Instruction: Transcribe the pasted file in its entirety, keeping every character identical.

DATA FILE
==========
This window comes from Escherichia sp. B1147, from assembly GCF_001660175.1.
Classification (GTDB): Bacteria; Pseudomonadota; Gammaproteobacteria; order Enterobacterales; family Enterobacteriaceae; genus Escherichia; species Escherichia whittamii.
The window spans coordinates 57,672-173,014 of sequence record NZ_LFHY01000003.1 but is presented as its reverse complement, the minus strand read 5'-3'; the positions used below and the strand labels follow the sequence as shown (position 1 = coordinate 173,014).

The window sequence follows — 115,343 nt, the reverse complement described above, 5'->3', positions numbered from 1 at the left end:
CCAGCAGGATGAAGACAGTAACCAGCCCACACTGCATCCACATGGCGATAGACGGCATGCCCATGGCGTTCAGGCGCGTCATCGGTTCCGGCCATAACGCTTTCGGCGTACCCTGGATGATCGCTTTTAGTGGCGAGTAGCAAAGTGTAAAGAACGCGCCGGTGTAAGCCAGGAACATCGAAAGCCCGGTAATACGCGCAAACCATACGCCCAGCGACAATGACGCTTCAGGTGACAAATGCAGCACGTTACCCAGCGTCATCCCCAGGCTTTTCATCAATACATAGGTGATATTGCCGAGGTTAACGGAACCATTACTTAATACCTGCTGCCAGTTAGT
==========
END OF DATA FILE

This window comes from Escherichia sp. B1147, from assembly GCF_001660175.1.
Classification (GTDB): Bacteria; Pseudomonadota; Gammaproteobacteria; order Enterobacterales; family Enterobacteriaceae; genus Escherichia; species Escherichia whittamii.
The window spans coordinates 57,672-173,014 of sequence record NZ_LFHY01000003.1 but is presented as its reverse complement, the minus strand read 5'-3'; the positions used below and the strand labels follow the sequence as shown (position 1 = coordinate 173,014).

The window sequence follows — 115,343 nt, the reverse complement described above, 5'->3', positions numbered from 1 at the left end:
CCAGCAGGATGAAGACAGTAACCAGCCCACACTGCATCCACATGGCGATAGACGGCATGCCCATGGCGTTCAGGCGCGTCATCGGTTCCGGCCATAACGCTTTCGGCGTACCCTGGATGATCGCTTTTAGTGGCGAGTAGCAAAGTGTAAAGAACGCGCCGGTGTAAGCCAGGAACATCGAAAGCCCGGTAATACGCGCAAACCATACGCCCAGCGACAATGACGCTTCAGGTGACAAATGCAGCACGTTACCCAGCGTCATCCCCAGGCTTTTCATCAATACATAGGTGATATTGCCGAGGTTAACGGAACCATTACTTAATACCTGCTGCCAGTTAGT